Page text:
A: Exactly. Ali went into his act, calling Patterson an Uncle Tom, The Rabbit, White America -- all those things. And those comments were not lost to anyone at ringside. But it quickly became apparent that Patterson was injured. Silvani and Buster Watson, another of Patterson's trainers, were trying to pop his back into place between rounds. As the fight progressed, Floyd became less mobile and it was clear that he was in a lot of pain. This was especially clear to Ali, who expected the referee to stop the fight.

I found a fascinating interview with Ali that Howard Cosell conducted shortly after the fight, in which Ali explained what was going on. He knew that Floyd was hurt, and to his way of thinking, it would bring him no pride to injure a man who was already hurt. So he essentially backed off, waiting for the fight to be stopped. But the ref let it go on. Patterson was perplexed. Floyd said later that he'd never been hit with such soft punches.

Floyd Patterson, Muhammad Ali
The supposed vitriol between Ali and Patterson was just for show. (Getty Images)
Q: That’s another fact that goes against the prevailing myth of that fight.

A: Patterson kept expecting the knockout to come because by the middle rounds he couldn't defend himself. Now this fight would come to be reported as a kind of torture session, a sickening spectacle. Here's how one story on ESPN.com put it: "Instead of scoring a quick KO, Ali mocked, humiliated and punished Patterson throughout before knocking him out in the 12th round."

Q: But that wasn’t the case at all.

A: Ali picked up things in the 12th because he felt like he had to in order to get the fight stopped. Floyd left the ring, again, having never felt such soft blows. But he was unmarked. And Ali's jabs could do real damage when he wanted them to. Remember Liston's face after the conclusion of the first Ali fight? Well, he could have done that to Patterson, but he didn't.

At the time, Patterson was widely criticized by boxing writers for not postponing the fight because of his back injury. But that doesn't fit into the hagiography of Muhammad Ali, does it? Patterson's back is almost never mentioned. Ali's interview with Cosell is forgotten. Unfortunately for Patterson, that Uncle Tom thing stuck in the minds of a lot of people, when clearly he was anything but an Uncle Tom. We sort of run into the “Man Who Shot Liberty Valance” principle here, as far as most accounts of the fight go: When the truth conflicts with the legend, print the legend.

Q: And then they fought a second time, but it wasn’t the same kind of fight.

A: Ali-Patterson II was a ho-hum affair from the beginning, although a lot of people showed up at the Garden to cheer for Patterson, the hometown hero. But Floyd was in his late 30s, and while he never neglected his gym work and running, he was clearly nothing at all like the fighter he had been at the peak of his career. Ali was in a rough stretch of his own career. He'd been beaten convincingly by Joe Frazier 18 months earlier, and while he was on a run of defeating some pretty good heavyweights, just six months after he fought Floyd, Ken Norton would give him a solid beating, breaking his jaw in the process, and handing him his second defeat. And George Foreman was honing in on Frazier's title, and most knowledgeable boxing fans were thinking that Foreman, not Frazier, not Ali, was the best heavyweight around. So it was kind of an odd period.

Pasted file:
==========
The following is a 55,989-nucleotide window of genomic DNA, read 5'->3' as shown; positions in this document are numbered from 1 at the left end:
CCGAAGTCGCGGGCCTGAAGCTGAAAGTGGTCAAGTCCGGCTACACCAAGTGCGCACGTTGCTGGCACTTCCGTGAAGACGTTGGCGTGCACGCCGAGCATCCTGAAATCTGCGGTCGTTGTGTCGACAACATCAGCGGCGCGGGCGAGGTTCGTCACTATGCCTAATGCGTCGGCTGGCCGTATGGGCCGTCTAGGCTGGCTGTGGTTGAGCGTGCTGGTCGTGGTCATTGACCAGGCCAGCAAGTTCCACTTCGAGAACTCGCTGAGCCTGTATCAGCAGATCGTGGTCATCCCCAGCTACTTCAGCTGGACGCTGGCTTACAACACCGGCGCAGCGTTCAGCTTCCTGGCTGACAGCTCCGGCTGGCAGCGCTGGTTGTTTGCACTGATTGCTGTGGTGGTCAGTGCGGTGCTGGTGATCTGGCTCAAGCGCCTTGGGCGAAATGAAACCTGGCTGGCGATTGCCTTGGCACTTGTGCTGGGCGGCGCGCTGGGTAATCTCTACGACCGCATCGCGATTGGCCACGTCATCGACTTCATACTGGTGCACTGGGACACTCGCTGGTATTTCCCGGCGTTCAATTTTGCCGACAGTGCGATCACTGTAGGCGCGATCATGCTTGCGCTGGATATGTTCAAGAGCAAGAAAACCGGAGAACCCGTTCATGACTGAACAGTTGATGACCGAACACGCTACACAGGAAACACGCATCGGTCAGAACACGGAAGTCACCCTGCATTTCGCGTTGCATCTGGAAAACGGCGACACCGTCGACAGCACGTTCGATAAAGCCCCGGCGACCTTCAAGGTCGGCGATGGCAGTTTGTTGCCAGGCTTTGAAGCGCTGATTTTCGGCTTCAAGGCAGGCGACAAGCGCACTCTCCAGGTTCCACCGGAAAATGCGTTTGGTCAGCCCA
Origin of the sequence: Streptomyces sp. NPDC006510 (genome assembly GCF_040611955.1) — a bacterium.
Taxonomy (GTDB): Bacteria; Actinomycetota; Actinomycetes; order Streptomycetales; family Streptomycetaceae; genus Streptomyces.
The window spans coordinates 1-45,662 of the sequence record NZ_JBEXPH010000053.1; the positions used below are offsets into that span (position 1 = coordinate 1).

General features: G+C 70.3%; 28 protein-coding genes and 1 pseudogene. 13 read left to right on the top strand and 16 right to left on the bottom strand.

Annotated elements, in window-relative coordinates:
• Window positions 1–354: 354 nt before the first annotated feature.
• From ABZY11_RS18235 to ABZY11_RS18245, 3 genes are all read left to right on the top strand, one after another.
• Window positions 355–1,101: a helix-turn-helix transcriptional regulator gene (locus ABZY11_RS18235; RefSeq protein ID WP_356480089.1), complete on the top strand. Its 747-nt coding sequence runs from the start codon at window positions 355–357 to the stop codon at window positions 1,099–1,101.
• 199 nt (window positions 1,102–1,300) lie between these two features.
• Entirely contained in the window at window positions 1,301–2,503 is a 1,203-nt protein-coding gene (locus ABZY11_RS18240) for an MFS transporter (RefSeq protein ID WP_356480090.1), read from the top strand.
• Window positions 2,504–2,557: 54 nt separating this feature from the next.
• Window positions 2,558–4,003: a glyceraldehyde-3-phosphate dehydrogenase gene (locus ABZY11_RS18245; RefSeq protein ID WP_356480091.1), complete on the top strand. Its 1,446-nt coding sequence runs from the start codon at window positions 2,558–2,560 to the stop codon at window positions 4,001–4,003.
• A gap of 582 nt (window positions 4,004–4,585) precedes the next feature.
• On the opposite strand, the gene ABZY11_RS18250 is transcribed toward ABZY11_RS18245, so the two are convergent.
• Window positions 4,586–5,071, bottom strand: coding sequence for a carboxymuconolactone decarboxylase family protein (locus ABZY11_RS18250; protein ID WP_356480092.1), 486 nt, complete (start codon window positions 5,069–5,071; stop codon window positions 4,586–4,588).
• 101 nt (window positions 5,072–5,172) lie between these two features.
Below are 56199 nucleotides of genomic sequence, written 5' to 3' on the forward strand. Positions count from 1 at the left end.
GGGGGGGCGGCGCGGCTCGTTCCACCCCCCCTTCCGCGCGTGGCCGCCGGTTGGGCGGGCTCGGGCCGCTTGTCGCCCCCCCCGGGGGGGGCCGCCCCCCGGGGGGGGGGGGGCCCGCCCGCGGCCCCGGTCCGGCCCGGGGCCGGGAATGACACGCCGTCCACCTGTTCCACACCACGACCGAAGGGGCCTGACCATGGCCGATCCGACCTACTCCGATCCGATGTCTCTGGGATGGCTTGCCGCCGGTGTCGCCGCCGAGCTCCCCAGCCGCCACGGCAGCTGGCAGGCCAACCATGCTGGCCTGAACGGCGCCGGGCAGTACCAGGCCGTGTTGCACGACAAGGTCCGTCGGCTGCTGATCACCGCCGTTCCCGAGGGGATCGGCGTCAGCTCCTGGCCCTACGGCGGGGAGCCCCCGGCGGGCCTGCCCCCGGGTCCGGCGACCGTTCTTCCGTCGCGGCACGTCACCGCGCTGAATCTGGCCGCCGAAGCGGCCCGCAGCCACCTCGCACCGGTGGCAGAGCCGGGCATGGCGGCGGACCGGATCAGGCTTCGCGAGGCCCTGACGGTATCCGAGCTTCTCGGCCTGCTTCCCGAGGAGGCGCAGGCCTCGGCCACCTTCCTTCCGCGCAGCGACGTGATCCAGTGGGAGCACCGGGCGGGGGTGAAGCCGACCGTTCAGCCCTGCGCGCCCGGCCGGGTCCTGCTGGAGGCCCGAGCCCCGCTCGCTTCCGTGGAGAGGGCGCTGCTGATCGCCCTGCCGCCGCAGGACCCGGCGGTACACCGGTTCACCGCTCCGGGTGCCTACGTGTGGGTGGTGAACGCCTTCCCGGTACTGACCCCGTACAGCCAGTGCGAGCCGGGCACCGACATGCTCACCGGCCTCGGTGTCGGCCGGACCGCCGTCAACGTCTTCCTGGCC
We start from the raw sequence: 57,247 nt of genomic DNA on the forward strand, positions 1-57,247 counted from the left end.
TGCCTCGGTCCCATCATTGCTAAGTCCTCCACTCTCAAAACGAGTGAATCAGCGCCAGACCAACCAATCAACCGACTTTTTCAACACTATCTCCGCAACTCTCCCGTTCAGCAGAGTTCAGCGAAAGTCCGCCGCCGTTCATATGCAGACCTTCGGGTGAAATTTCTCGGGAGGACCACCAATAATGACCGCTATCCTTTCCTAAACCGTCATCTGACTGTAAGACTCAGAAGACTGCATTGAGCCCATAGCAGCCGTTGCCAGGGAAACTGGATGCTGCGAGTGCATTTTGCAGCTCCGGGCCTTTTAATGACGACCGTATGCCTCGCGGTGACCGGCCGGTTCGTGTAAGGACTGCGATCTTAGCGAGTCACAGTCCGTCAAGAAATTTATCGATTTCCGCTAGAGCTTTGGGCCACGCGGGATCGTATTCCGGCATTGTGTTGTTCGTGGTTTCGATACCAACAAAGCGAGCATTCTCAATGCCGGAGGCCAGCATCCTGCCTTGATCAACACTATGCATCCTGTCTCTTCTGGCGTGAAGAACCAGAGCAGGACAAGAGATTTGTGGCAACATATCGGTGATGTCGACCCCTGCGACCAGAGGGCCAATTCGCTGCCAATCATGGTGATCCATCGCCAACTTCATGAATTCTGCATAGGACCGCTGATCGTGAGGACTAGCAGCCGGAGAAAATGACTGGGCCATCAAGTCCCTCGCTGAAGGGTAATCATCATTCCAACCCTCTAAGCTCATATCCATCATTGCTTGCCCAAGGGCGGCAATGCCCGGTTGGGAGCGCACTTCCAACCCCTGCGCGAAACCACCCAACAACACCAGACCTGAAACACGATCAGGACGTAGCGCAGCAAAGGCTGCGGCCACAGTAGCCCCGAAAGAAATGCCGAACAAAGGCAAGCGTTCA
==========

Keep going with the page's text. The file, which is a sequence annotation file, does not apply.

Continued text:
Ali received some criticism for even making the match with Patterson, who was considered to be washed up. Cosell was the loudest critic, but he learned from Ali -- and had it confirmed by Bob Arum -- that Patterson was in some tax difficulties with the IRS and needed a payday. So Ali helped him out. Hardly something you would do to someone you once tortured for being an Uncle Tom, you know?

Floyd Patterson, Muhammad Ali
The relationship between Patterson and Ali went back to the 1950s, long before they fought in the ring. (Getty Images)
Q: What about that fight itself?

A: It wasn't much of a fight. Ali managed to get a big right hand through Floyd's defenses, cutting him. After six rounds, the fight was called because of the cut and swelling around it. Interesting to look at the scorecards, though. One judge had it 3-3, another had it 4-2 in favor of Ali. Referee Arthur Mercante, who would also score the fight, had all six rounds for Ali, but it was interesting that the other two judges had it much closer. It was Patterson's last fight, although, sort of famously in boxing circles, he never retired. He never announced that he was quitting. He just went back to New Paltz (N.Y.) and kept on training. Interesting to me is that Ali ended up with a record of 56-5 and Patterson ended up at 55-8-1. Fairly similar, although Patterson is lacking the big wins over guys like Liston, Foreman and Frazier.

Q: So even though his career is overshadowed by Ali’s -- and he was certainly not alone in this -- how would you rate Patterson as a heavyweight champion?

A: Was he a great champion? No. But he was one of the most important heavyweight champs of all time because of the records he set, because of the role he took as a political activist, because of the way he bridged eras in boxing, and because of the ways he changed the sport. His importance reached beyond boxing to other sports and to the world beyond sports. He was a terrific guy. He had one hell of a story -- a story that even after you know it, you still can’t figure it all out, and that’s always the best kind.


Alex Belth has operated Bronx Banter, a sports and culture site, since 2002. A contributor to Sports Illustrated and Deadspin, he is the editor of "The Best Sports Writing of Pat Jordan" and "Lasting Yankee Stadium Memories," as well as the author of "Stepping Up," a biography of Curt Flood. Belth's profile of the late boxing writer George Kimball will appear in "The Best Sports Writing 2012," due out next month.